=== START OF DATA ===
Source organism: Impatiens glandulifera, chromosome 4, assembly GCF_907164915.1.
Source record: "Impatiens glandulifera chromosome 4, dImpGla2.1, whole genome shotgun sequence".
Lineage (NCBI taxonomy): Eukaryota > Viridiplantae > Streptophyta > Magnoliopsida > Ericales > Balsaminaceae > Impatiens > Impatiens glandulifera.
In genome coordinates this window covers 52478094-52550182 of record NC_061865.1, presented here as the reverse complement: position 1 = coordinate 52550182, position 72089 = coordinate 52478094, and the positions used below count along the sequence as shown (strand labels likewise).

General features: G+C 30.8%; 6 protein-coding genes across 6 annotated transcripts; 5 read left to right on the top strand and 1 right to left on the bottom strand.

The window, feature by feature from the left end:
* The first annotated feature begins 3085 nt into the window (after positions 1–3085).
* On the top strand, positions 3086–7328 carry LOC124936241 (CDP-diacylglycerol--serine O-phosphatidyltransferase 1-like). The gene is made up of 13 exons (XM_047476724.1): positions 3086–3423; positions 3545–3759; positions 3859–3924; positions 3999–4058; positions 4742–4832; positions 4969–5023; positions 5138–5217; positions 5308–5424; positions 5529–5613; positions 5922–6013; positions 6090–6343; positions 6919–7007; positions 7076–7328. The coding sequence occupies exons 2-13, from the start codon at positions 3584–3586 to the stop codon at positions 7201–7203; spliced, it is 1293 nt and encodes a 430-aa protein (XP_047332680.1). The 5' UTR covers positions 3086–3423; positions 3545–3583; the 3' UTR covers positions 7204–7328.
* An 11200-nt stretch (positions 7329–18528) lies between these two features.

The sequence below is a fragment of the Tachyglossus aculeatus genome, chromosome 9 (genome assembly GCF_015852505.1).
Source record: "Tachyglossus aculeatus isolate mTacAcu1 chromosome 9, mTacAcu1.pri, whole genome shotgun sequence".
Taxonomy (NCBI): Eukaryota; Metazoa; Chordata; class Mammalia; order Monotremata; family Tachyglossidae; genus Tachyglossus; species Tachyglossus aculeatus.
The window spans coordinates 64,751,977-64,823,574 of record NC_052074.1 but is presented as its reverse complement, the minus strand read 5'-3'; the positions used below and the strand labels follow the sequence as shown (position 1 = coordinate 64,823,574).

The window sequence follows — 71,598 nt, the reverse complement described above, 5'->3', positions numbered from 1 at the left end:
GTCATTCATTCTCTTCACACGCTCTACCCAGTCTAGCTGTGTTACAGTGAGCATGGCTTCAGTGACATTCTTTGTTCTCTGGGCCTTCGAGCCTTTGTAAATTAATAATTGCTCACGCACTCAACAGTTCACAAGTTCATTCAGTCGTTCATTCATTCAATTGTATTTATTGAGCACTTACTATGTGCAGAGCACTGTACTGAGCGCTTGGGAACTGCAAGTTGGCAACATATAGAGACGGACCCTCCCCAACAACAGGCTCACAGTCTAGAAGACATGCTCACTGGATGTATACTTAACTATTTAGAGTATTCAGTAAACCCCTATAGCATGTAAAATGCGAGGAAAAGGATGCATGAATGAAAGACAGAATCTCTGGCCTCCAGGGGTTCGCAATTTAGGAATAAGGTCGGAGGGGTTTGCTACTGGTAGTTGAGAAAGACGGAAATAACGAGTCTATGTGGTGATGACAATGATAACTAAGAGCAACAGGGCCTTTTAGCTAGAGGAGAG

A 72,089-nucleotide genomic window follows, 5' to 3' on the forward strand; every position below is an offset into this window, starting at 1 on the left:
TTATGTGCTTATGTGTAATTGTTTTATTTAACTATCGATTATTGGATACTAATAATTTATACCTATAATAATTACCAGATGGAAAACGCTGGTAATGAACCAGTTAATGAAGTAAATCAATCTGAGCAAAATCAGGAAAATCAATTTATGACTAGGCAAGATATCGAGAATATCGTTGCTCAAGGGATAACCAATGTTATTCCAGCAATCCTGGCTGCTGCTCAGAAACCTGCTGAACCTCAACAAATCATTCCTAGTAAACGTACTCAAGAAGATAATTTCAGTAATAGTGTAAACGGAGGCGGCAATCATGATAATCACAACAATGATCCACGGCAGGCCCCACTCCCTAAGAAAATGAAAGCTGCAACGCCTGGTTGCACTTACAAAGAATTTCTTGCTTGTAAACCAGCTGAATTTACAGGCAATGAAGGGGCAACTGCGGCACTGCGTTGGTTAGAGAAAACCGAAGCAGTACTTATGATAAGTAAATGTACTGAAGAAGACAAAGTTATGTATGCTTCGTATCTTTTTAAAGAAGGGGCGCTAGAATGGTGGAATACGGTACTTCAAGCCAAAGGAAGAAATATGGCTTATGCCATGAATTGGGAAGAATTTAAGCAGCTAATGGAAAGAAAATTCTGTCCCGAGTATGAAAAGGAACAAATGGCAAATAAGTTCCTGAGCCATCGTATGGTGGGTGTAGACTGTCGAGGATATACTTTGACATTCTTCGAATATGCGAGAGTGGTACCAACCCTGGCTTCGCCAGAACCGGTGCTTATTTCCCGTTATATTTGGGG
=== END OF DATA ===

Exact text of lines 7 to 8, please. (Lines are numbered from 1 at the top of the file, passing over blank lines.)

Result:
* The first annotated feature begins 3085 nt into the window (after positions 1–3085).
* On the top strand, positions 3086–7328 carry LOC124936241 (CDP-diacylglycerol--serine O-phosphatidyltransferase 1-like). The gene is made up of 13 exons (XM_047476724.1): positions 3086–3423; positions 3545–3759; positions 3859–3924; positions 3999–4058; positions 4742–4832; positions 4969–5023; positions 5138–5217; positions 5308–5424; positions 5529–5613; positions 5922–6013; positions 6090–6343; positions 6919–7007; positions 7076–7328. The coding sequence occupies exons 2-13, from the start codon at positions 3584–3586 to the stop codon at positions 7201–7203; spliced, it is 1293 nt and encodes a 430-aa protein (XP_047332680.1). The 5' UTR covers positions 3086–3423; positions 3545–3583; the 3' UTR covers positions 7204–7328.